Humanizing Online STEM Showcase


Where I Was

Day-to-day, we are all mired in our own faults and challenges, and it is easy to lose sight of how intimidated a student can be by a professor, seeing them more as an entity than a flawed person. I know my own intentions are to be helpful and kind, but this course was a good reminder that not all students come in with that assumption, and it provided me with strategies for making that more apparent to students from the beginning.

Where I Am

The course material gave me insights into ways to improve my inclusivity and approachability. 

It was very apparent that the instructors in this course sought to embody the lessons and provide good modules for a humanized course experience. The trouble-shooting assistance and personal comments on all assignments were meaningful, and served to provide an example of the difference it can make to feel "seen" in what could be a relatively impersonal format (asynchronous online course).

Where I am Headed

The introduction to an array of tools for creating online materials was extremely helpful. In particular, becoming proficient with Google Sites and Adobe Express was a great experience, and I plan to continue to use these tools in the future. Also, learning how to edit closed captioning on YouTube videos was a great skill that I knew nothing about before, and that I plan to use for my upcoming courses.

Liquid Syllabus

A liquid syllabus is the first introduction for my students to the course and the approach that I take to teaching. Its main purpose is to make course information accessible and approachable, but I also try to give them a sense of who I am and what they can expect from me. 

Introductory Video

When I was a student, seeing a professor as a normal human being with a life outside of the classroom helped to make them less intimidating, and also made subject mastery feel more attainable. I think this is an extremely important part of humanizing any course, so I had a lot of fun putting together this video to tell them a little bit about myself, my pets, and my family.

Course Card

The default course cards on Canvas a pretty austere. Before taking this course, I actually had no idea that they could be customized! I tailored the majority of these assignments for a course I'm teaching over the summer, but  I liked this so much that I did it for the class that I'm currently teaching, to help make that a more welcoming portal to the course for my current stuents.d

Getting to Know You Survey

This is a strategy I have already been using in classes, but this course gave me an opportunity to improve the 'Getting to Know You' survey that I normally post at the beginning of a semester. Some questions that I include are whether a student has a preferred name or pronouns that aren't reflected in the school's standard roster, I also ask about pronounciation tips for their name, preferred method of contact, which device they will primarily be using for the course, and what their initial feelings are about the class. This helps me to build rapport with students by showing interest in them as individuals, and showing that I care about their preferences and personal feelings.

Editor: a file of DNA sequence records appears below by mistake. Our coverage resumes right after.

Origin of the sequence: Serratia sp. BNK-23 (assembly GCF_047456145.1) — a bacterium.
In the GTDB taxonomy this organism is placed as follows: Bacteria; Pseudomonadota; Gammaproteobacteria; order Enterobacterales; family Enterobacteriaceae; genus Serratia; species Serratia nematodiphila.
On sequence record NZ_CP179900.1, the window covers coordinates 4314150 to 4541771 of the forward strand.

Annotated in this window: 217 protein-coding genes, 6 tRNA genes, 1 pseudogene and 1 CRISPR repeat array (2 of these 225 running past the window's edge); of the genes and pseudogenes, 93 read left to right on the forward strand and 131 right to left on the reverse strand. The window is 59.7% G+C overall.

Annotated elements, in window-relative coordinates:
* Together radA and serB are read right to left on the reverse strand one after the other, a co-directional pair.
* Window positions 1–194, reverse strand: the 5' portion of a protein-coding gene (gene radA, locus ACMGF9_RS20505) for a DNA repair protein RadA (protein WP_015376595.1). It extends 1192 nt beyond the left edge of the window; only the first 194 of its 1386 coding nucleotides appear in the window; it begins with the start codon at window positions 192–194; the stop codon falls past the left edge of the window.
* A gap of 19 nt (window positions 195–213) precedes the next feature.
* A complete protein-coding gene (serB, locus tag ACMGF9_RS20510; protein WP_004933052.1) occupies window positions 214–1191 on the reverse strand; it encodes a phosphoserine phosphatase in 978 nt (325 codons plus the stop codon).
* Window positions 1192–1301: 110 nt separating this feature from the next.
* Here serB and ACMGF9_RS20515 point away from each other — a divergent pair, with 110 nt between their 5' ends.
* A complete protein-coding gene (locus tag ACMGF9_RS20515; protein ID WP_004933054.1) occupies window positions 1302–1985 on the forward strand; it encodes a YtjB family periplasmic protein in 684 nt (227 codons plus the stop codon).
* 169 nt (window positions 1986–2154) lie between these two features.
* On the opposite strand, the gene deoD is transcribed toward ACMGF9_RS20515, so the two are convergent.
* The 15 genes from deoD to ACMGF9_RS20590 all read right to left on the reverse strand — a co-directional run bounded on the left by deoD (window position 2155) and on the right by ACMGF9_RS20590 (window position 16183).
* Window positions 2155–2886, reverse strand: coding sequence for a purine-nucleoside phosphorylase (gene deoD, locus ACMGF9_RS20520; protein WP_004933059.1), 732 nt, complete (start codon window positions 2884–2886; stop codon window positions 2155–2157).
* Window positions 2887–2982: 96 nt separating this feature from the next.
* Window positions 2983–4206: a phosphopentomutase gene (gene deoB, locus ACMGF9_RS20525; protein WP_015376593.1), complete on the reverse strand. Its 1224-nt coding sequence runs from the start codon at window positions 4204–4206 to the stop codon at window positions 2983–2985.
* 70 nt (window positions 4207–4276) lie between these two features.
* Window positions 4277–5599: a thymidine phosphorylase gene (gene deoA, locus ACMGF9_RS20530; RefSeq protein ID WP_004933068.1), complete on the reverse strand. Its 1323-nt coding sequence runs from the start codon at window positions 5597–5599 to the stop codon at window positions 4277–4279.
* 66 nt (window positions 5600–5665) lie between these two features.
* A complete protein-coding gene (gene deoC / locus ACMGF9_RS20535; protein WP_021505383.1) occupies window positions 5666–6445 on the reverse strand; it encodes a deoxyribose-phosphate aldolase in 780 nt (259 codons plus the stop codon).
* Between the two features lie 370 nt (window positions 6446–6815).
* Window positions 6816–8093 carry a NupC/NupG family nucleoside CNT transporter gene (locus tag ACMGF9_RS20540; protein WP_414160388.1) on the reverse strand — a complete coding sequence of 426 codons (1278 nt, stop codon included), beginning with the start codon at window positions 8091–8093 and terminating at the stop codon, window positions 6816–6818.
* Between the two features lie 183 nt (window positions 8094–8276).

Wisdom Wall

I created this Wisdom Wall as a way for students who have gone through the course to offer wisdom and tips to future students. This is also a big benefit to me, because when students are directing information peer-to-peer rather than answering me directly, I think they're more likely to give straightforward personal opinions.

Bumper Video

I chose to make my bumper video as a brief introduction to the nervous system. This is a complex system involving a very dense chapter in the textbook, and is intimidating to many students. I made this very brief video to give them an overview of how I've broken that material down into three more manageable chunks, so they know what to expect and understand that I'm not expecting them to digest the most complex system in the body all in one big lump!


I chose to make this microlecture about Cell Theory, which is sometimes overlooked because the raw statements outlining cell theory seem so simple that students don't take time to break down what they actually mean. In their rush to assimilate as much information as possible, sometimes students skim over less challenging material to the point of neglecting it. I used some fun pictures and animal examples to help this material stick with them.

This site is by Anne-Marie Hodge and is shared with a Creative Commons-Attribution-Non-Commercial 4.0 license. Creation of this content was made possible with funding from the California Education Learning Lab.